A little tidbit.

Today is a better day – for writing, at least.  Tomorrow I may actually have time for a real post, if things aren’t as crazy at work.  Here’s a sampling of the good stuff:

“Why do you keep walking around behind me?”  Jim said over his shoulder to me.
“I’m trying to keep you between me and the squirrels.  Those things are dangerous.”
He snorted.  “That great for you, but I’m hardly much of a defense.”
“Well every little bit helps.”
“You know, I was thinking about squirrels the other day – how they get overfed and have relatively sedentary lives.  Does their health suffer, or do they live to a ripe old age?  And what happens when they die?  You never see a dead squirrel body.”
“Well, I’m not sure about the death issue, but they seem reasonably healthy.  Maybe bigger, but still they’re quick on their feet.”
“I suppose competition for resources still applies.  You have to deal with people and other dangers -”
“Like lawnmowers.  I mean, look at their chewed-up tails.”
“Yes lawnmowers.  But yeah, there are still dangers.  I think the tail thing is genetics though.”
“Really?  I thought it was situation.”
“Well either way, do you really need a big bushy tail if you aren’t in trees that much?”
“I guess not.  About the dead squirrel issue though – don’t the groundspeople pick them up?”
“I don’t see why.  They don’t do leaves.  But maybe dead squirrels are considered ‘trash’ rather than ‘yard waste’.”
“I did see a dead squirrel once though, down by the river.  I think those things deliberately stretch out when they die.”  I could see all the pinkening viscera in my head still, the leafy tangle of matted fur and detritus.
“Down by the river?  What was it doing all the way down there?  No trees at all.”
“They’re city creatures now, almost fully adapted to urban life.  They go where the garbage goes.”

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Owing the Taliban

In recent history, anger and revolution have destroyed a number of great monuments to the work and beliefs of mankind. The Cultural Revolution comes to mind, and its destruction and defacement of a variety of religious monuments, including some of the early Buddhist temples along the Silk Road. The book burning in Nazi Germany is another example. The symbolic burning of Old Glory to support a specific cause is an example of representative destruction, as was done during the Vietnam War. The Taliban and their destruction of various non-Muslim religious spaces is another example.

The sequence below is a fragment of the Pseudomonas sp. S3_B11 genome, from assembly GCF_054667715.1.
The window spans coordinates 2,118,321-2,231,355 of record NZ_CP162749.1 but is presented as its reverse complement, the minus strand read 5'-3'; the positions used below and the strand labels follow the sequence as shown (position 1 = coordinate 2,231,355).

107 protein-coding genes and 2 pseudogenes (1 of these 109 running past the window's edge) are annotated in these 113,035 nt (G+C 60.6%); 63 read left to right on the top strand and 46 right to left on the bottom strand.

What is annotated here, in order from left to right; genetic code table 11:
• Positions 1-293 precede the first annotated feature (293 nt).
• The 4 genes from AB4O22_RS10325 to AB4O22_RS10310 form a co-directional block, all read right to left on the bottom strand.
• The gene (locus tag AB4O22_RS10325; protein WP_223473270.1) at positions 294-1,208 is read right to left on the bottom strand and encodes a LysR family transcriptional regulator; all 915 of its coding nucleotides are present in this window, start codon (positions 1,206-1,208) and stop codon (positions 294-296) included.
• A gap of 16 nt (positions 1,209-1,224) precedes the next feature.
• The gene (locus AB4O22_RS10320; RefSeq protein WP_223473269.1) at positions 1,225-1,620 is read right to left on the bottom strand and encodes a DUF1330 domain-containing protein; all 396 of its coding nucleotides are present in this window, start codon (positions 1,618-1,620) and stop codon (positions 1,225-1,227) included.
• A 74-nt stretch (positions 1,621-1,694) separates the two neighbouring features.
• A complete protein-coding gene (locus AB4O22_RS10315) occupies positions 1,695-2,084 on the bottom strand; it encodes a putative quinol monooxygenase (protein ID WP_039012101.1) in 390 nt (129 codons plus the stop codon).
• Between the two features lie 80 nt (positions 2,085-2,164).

But all is not lost with these acts of violence. The monuments that were destroyed are often held in even more reverence at later times. The calls to destruction can attract new attention to significant historical locations and even sometimes lead to renewed study and preservation concerns for the past. Take the recent discovery that Buddhists near Bamiyan used oil-based paints in the 7th century for example. If the Taliban hadn’t attempted to destroy the caves and the two Buddha statues outside, conservationists would have been reluctant to study the composition of the painting materials. From restoration processes after the Taliban’s reign, we now know that people in the area were using oils centuries before the advent of oil painting in Europe.

What debt, then, do we have to those who attempt to destroy culture and end up preserving it even more firmly? Does it say something more about them, or about us, that we study only those things that are most endangered or at risk. What does it mean that a high percentage of the archaeological study taking place in North America only happens as a result of land development? What does it mean that we only have the resources to discover the past when the physical presence of that past is threatened?

Egypt in modern times.

I was shopping for my little sister’s birthday present when I was struck head-on with the odd fascination English has with foreign words.  I’d already noted it here in regards to Aztec – today I found something from a more ancient culture.  Though Egypt and Egyptology has fascinated a variety of peoples and countries, usually this fascination is obvious.  Take the Egyptian-style theaters of 20s or the obelisks favored for a variety of monuments.  Take jewelry and the Art Deco ‘Egyptian style’.

More specifically, take the “Narmer Necklace“.   This particular piece of jewelry does not openly display its affiliation with Egypt, though there are some visible links to art deco style.  However, there is no real mention of who Narmer is or any indication of the two symbols that make up his name – a fish shape, and a chisel shape.  Narmer is considered to be the first king of a unified Egypt.  And now, his name gets to be a part of popular jewelry.  World conquest, here we come!